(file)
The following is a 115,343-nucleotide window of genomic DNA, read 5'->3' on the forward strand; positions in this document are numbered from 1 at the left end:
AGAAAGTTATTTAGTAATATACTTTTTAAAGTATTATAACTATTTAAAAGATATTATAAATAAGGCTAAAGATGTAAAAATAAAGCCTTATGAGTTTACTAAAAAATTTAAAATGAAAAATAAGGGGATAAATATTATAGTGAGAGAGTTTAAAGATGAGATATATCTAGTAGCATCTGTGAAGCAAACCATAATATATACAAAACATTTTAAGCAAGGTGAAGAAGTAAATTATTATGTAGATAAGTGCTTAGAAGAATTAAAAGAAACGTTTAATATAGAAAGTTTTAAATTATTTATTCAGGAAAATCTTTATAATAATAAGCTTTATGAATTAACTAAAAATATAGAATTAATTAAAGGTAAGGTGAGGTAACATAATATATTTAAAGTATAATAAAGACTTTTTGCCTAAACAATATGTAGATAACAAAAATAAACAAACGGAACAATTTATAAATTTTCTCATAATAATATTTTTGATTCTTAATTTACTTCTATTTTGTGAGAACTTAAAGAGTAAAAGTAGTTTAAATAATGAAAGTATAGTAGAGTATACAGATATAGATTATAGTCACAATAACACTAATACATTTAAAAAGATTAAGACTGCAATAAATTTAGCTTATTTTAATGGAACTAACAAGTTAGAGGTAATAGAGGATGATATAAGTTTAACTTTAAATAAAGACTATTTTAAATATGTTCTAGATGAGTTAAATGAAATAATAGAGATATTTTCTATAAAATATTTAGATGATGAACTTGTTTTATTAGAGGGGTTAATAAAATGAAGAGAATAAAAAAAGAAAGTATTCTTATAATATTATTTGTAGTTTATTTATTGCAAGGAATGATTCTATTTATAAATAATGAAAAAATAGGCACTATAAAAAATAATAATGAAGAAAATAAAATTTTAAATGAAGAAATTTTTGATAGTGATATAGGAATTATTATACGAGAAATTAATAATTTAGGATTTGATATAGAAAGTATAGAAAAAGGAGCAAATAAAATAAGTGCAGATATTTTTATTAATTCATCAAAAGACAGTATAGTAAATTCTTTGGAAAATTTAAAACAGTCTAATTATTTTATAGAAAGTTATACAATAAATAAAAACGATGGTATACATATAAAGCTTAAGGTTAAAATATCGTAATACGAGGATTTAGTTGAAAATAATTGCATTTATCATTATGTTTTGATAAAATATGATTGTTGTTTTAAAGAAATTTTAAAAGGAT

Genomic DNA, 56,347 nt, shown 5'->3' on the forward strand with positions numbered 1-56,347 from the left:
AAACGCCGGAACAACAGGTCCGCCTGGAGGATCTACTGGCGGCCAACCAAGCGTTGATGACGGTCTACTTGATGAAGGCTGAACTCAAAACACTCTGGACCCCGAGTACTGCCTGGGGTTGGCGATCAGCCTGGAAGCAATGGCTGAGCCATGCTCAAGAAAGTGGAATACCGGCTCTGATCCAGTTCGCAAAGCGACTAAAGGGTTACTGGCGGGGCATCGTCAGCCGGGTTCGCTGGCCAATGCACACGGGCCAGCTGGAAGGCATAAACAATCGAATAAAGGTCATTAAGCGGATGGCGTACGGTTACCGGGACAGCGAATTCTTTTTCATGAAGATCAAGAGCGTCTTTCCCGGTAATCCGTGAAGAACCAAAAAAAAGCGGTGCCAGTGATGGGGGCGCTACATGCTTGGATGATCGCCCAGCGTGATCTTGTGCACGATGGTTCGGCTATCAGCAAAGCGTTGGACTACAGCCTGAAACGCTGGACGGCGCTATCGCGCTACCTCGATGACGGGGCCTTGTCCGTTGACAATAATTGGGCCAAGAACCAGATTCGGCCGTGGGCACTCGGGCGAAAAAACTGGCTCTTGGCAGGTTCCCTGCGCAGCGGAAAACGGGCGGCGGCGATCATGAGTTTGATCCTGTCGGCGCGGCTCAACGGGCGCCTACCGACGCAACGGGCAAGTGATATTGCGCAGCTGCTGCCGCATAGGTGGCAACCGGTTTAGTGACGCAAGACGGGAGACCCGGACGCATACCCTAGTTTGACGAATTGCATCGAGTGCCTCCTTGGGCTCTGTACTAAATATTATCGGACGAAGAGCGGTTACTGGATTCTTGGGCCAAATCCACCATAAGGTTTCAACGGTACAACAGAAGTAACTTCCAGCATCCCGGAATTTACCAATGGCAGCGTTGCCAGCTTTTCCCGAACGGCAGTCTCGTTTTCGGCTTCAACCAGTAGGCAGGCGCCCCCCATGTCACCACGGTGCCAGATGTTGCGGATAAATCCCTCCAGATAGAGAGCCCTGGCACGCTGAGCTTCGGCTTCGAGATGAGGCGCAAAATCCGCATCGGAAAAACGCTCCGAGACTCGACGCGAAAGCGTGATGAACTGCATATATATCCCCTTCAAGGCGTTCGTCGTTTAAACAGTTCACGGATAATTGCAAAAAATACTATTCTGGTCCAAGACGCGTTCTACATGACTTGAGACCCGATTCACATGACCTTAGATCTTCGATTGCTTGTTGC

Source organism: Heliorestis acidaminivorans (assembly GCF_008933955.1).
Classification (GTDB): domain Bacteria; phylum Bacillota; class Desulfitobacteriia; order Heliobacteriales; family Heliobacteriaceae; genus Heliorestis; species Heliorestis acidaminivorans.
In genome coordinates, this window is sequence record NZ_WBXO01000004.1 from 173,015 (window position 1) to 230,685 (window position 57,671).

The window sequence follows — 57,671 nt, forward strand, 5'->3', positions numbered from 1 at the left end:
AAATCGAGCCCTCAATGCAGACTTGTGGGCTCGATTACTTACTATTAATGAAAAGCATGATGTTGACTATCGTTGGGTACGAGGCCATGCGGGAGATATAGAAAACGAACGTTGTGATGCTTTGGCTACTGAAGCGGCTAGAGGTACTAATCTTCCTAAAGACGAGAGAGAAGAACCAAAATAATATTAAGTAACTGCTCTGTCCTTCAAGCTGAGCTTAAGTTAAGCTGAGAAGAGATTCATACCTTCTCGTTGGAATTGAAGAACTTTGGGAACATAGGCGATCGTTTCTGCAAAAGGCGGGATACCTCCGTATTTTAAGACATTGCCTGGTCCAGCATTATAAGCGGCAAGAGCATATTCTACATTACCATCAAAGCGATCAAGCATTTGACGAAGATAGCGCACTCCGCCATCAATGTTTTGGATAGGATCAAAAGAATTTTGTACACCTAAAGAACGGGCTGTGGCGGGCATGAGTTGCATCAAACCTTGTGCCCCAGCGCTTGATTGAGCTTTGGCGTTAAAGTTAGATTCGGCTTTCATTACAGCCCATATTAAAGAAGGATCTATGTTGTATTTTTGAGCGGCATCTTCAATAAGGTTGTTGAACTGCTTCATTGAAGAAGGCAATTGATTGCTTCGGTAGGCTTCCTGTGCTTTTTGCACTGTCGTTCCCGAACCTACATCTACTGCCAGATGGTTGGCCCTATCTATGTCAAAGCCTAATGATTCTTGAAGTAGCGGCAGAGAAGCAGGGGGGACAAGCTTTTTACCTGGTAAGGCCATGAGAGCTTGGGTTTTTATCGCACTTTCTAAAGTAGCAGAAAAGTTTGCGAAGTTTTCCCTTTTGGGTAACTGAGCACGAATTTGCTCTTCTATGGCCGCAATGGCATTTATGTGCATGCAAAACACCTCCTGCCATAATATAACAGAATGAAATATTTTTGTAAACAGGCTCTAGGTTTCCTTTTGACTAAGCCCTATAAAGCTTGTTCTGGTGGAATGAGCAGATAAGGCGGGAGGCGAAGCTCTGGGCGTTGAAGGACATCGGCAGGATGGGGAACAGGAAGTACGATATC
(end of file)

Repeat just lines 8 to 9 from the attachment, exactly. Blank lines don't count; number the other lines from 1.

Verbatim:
The window sequence follows — 57,671 nt, forward strand, 5'->3', positions numbered from 1 at the left end:
AAATCGAGCCCTCAATGCAGACTTGTGGGCTCGATTACTTACTATTAATGAAAAGCATGATGTTGACTATCGTTGGGTACGAGGCCATGCGGGAGATATAGAAAACGAACGTTGTGATGCTTTGGCTACTGAAGCGGCTAGAGGTACTAATCTTCCTAAAGACGAGAGAGAAGAACCAAAATAATATTAAGTAACTGCTCTGTCCTTCAAGCTGAGCTTAAGTTAAGCTGAGAAGAGATTCATACCTTCTCGTTGGAATTGAAGAACTTTGGGAACATAGGCGATCGTTTCTGCAAAAGGCGGGATACCTCCGTATTTTAAGACATTGCCTGGTCCAGCATTATAAGCGGCAAGAGCATATTCTACATTACCATCAAAGCGATCAAGCATTTGACGAAGATAGCGCACTCCGCCATCAATGTTTTGGATAGGATCAAAAGAATTTTGTACACCTAAAGAACGGGCTGTGGCGGGCATGAGTTGCATCAAACCTTGTGCCCCAGCGCTTGATTGAGCTTTGGCGTTAAAGTTAGATTCGGCTTTCATTACAGCCCATATTAAAGAAGGATCTATGTTGTATTTTTGAGCGGCATCTTCAATAAGGTTGTTGAACTGCTTCATTGAAGAAGGCAATTGATTGCTTCGGTAGGCTTCCTGTGCTTTTTGCACTGTCGTTCCCGAACCTACATCTACTGCCAGATGGTTGGCCCTATCTATGTCAAAGCCTAATGATTCTTGAAGTAGCGGCAGAGAAGCAGGGGGGACAAGCTTTTTACCTGGTAAGGCCATGAGAGCTTGGGTTTTTATCGCACTTTCTAAAGTAGCAGAAAAGTTTGCGAAGTTTTCCCTTTTGGGTAACTGAGCACGAATTTGCTCTTCTATGGCCGCAATGGCATTTATGTGCATGCAAAACACCTCCTGCCATAATATAACAGAATGAAATATTTTTGTAAACAGGCTCTAGGTTTCCTTTTGACTAAGCCCTATAAAGCTTGTTCTGGTGGAATGAGCAGATAAGGCGGGAGGCGAAGCTCTGGGCGTTGAAGGACATCGGCAGGATGGGGAACAGGAAGTACGATATC